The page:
There are quite a few at ease with moral ambiguities

4 Apr

I wrote this post several months ago and forgot to publish it. It’s been a while since we talked about something more serious than lip color and food, so I say, what the heck. Enjoy!

Yesterday at the last minute, I was offered a chance to do a market research study. It was a taste test, and since it would only take 15 minutes and paid $25, I jumped at the chance.

Have you ever done a research study? They ask you all these questions to see if you qualify. The qualifications are set by whatever company makes the product, and the research firm simply finds people that fit. For this particular test, they were looking for folks under 30 who drank MagicX*. When I got to the office, we had to complete a chart asking how much of each kind of MagicX we drank per month. I brought it up to the moderator and she looked it over.

“You have to drink Magnum MagicX at least three times a week to qualify for this study.”

“..What?” Me.

“This column. You put that you only drink it once every three months.” She clicked her pen tip towards my carefully circled answer. It was already sort of a stretch—I’d definitely had MagicX before—but that was about it.

“Oh…” I trailed off, waiting for her to tell me I couldn’t participate.

“Yeah.” She said. “So just scribble through it and circle one of these three at the top.”

I did so and proceeded with the taste test, not really thinking much about anything except whether it’d be $25 cash or check, and whether I’d still have enough time in my break period to eat a real, non-liquid lunch. Then I looked around at my fellow taste testers (none of whom looked a day younger than 40) and thought about white lies.

It did seem ridiculous that you’d need to drink MagicX every day (or be under 30, for that matter) to do what we did—which was decipher which of three samples was different from the rest. But that didn’t change the fact that those are the parameters set by the company. This research firm was hired by that company to carry out those parameters. I looked at a framed certificate recognizing this as one of the top 10 most trusted marketing research firms in the country as the moderator handed over my check.

In the BT (before Tennyson) era, I wouldn’t have thought much of these little smudges of truth, this squeezing of square pegs people into round holes. After all it worked out for everybody: the firm makes its quota of people per study (without which they don’t get paid), the company gets its research results, and I get some new lipsticks.  But I’m raising a little human now. And although at 18 months he’s a bit young for honesty lessons, I have to think about what kind of human I want him to be, and how to make that happen. If I were telling him this little story, how would I explain it?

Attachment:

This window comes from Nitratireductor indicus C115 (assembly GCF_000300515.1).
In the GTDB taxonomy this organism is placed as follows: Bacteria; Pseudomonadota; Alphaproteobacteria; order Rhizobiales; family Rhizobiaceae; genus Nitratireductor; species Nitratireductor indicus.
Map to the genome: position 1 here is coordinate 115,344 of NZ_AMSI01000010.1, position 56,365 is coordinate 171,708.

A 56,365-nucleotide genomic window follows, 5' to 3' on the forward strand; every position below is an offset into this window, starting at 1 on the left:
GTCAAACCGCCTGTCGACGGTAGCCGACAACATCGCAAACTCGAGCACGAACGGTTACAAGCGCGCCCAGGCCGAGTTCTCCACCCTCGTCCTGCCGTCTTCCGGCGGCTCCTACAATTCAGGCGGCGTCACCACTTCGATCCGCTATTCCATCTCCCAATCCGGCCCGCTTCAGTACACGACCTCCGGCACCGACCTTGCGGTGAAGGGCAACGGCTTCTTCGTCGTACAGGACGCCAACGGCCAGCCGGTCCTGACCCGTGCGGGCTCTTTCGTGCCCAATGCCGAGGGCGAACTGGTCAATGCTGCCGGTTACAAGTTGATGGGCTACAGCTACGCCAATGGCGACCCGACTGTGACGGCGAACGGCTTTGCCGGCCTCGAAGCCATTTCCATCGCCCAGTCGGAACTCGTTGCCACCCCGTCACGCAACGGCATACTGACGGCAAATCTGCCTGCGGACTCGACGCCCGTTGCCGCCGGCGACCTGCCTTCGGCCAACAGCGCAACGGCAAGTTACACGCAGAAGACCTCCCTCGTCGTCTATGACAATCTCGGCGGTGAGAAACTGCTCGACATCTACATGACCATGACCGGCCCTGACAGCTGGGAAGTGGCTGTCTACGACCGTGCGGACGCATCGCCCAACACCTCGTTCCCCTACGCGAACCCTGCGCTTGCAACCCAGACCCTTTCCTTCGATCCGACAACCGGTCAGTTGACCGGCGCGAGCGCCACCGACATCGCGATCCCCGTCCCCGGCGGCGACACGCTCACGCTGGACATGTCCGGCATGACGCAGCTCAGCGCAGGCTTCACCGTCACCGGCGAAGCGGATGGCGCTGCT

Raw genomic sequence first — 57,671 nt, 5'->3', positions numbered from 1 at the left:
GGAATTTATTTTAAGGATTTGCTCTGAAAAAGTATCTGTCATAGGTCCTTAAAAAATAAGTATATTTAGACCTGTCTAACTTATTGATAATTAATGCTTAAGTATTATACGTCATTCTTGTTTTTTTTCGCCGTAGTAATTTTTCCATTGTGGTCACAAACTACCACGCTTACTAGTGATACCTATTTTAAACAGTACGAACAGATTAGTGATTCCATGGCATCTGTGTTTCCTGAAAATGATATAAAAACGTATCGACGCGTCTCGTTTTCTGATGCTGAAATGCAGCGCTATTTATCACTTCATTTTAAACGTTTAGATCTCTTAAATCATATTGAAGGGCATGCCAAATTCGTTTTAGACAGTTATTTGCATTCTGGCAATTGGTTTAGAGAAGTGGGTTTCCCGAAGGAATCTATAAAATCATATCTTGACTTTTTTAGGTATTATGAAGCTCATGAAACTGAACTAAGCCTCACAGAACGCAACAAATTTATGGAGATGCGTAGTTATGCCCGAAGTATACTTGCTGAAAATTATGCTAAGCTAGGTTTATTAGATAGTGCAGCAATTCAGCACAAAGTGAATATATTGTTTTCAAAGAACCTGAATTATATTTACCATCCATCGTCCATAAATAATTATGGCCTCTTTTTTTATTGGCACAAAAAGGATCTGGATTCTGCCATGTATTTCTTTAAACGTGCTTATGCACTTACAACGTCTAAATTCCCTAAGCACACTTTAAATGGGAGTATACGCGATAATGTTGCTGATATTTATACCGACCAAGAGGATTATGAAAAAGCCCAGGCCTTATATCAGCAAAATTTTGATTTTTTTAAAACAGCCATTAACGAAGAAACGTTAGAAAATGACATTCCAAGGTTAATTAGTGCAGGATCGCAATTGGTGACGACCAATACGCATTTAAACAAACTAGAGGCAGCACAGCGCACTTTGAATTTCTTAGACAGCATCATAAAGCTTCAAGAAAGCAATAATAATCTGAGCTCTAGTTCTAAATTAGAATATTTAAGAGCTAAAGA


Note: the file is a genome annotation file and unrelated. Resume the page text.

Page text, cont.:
How would I tell him that when I had trouble telling the difference between the last three cups, I considered just circling one at random so I could get out of there in time to eat lunch? Could I honestly tell him that it didn’t really matter, when I know that MagicX is counting on the results of studies like these to make a better product? Could I tell him that advertising is based on lies anyway, so it was OK to fudge in that department? Because if I did, would he then conclude that his personal integrity was dependent on the integrity of others (if they are not honest, then why should I be)? Why is it OK for me to say I drink MagicX when I don’t, but it would not be OK for T to say he did his homework when he didn’t?  I don’t know. That’s why so many parents (am I going out on a limb if I say most?) wouldn’t tell this story to their children at all.

Maybe it’s better to be open. There are many shades of truth, and if we’re being totally frank, it’s easy to stretch and trim them to fit your own personal needs. Learning to do it is a skill—one that no parent teaches, yet we all somehow learn.

But when does a white lie become a black one? At what point are our little self-justifications beyond the pale (Bernie Madoff, Jerry Sandusky…they must have taken Borax to their consciences nightly to keep them clear.)? At what point do you start questioning the authority figures who encourage you to do something wrong? When the moderator made it seem like it was nothing to change my answer to satisfy our purposes, it didn’t seem like a big deal. But what if T one day tells me he’s going to the library when really he’s going somewhere dangerous, because a cool kid said it would be fun? You may think that’s a big leap, but the essence is the same—we are rewarded by an authority figure for ethical dubiousness. The only difference is the stakes: in the former, nothing serious; in the later, safety and maybe even life. One might argue that adults can make the distinction while children can’t. But is that really true? The Holocaust happened.

It’s a slippery slope; someone else’s encouragement and conviction makes it easier to assure ourselves it’s OK. And Cherry Tree Fables aside, the  fact is that certain kinds of untruths are sometimes acceptable or even essential. I may not be able to instruct baby T in so many words how to tell the difference, but maybe, if I’m honest with him–If I tell him I don’t know the answers to these questions, but that they’re worth asking anyway–I can give him cleats for the slope.

*Names have been changed to protect the innocent.


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